During the spring and summer of 2018, the Centre for Applied Anthropology of Estonia (CAAE) collaborated with University of Tartu’s Centre for Applied Social Sciences in conducting a research for Estonia’s Ministry of Education and Science titled “The Motivation for Participation in Youth Work for Young Adults aged 19–26”.
The purpose of the research was to map which conditions, experiences and social networks contribute and support participation in organised youth activities for this age group. The findings serve as an input to the new youth work development framework and include suggestions on how to plan activities while taking into account the needs and interests of this age group.
CAAE’s role in this study was explore the perspectives of those who have, for different reasons, remained disengaged with organised youth work or various extracurricular activities. This included young people in various risk-groups as well as those who have too little leisure time due to the responsibilities at school, work or home. Participant observation was carried out among four different types of young adults with the aim of getting a better understanding of their experiences.
The study revealed that in this age group, young people are inclined to fill the roles they are familiar with – achievements and setbacks, but also the interests developed during the teenage years play its role. While lack of time is commonly brought forth as the reason for not participating in youth activities, the underlying reasons are also that some activities are sensed as “unfamiliar” or incompatible with one’s self-image.
The findings of the study suggest that in order to attract more young adults to youth activities, it is necessary to review and accommodate the practicies of youth work, also to take into account people’s background and earlier experiences in order to offer support for acquiring new experiences.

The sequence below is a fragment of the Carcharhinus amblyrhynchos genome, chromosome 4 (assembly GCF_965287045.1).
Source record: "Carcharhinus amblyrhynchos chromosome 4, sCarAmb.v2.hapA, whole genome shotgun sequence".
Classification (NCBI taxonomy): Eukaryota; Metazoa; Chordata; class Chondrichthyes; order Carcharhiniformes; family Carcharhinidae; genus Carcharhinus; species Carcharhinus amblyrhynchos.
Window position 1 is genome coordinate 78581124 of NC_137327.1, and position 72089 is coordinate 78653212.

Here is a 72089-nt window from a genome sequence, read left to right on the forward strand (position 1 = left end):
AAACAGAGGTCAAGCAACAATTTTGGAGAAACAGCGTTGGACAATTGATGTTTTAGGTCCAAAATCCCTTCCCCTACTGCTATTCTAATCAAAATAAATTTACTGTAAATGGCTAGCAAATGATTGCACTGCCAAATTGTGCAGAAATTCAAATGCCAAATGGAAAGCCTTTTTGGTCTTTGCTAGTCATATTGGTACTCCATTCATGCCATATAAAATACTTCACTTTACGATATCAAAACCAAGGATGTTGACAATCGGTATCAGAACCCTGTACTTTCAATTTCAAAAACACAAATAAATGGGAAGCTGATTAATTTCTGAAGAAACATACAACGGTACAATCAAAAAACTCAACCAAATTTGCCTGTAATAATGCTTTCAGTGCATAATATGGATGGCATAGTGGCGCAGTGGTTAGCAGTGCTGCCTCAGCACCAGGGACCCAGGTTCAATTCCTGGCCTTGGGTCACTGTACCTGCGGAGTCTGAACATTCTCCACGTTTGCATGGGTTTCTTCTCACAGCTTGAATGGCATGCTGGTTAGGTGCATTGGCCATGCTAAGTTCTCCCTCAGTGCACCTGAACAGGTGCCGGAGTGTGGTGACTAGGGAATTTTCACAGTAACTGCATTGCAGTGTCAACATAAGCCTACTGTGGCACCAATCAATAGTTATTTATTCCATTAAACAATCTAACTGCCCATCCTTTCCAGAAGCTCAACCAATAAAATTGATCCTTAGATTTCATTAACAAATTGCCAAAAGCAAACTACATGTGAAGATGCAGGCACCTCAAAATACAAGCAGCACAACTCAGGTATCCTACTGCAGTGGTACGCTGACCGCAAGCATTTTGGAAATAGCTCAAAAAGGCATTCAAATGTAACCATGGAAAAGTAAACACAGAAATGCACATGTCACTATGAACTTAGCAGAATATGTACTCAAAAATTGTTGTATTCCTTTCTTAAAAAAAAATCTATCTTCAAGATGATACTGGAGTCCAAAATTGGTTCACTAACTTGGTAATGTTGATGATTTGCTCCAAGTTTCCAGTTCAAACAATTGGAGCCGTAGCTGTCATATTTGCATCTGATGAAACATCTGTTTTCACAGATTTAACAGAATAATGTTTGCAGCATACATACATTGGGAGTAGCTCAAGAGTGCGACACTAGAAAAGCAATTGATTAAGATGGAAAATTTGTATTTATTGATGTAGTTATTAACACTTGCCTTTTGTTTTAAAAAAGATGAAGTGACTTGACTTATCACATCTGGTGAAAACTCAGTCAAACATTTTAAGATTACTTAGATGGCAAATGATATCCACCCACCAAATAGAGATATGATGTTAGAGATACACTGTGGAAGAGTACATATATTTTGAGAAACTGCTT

In the summer of 2018, the Centre for Applied Anthropology of Estonia conducted research on mobility patterns on the island of Saaremaa. Lümanda village and its immediate surroundings are situated 35-50 km from the island’s capital and are sparsely populated. This presents a challenge for both local inhabitants as well as the local municipality in providing the necessary means of transportation.
We lived a week in the area and interviewed close to 50 people. Our goal was to study the current mobility patterns and practices of a community in a rural area in order to probe their readiness for alternative ways of organising transportation, e.g. demand-based transportation.
We concluded that in rural areas an organic form of demand-based transportation exists, where people are used to planning their mobility ahead and cooperating with other community members in the area. However, we brought forth certain user groups who’s mobility is limited and whose quality of life is negatively affected due to that: mothers with small children, elderly people with reduced mobility or special needs, people working shift-hours and children and young people who participate in extracurricular activities in Kuressaare.
The results were presented to the Government Office’s Innovation Team, Ministry of Economic Affairs and Communications, Road Administration and Ministry of Social Affairs. They concluded that the user personas we developed based on our fieldwork are well applicable in other rural areas of Estonia.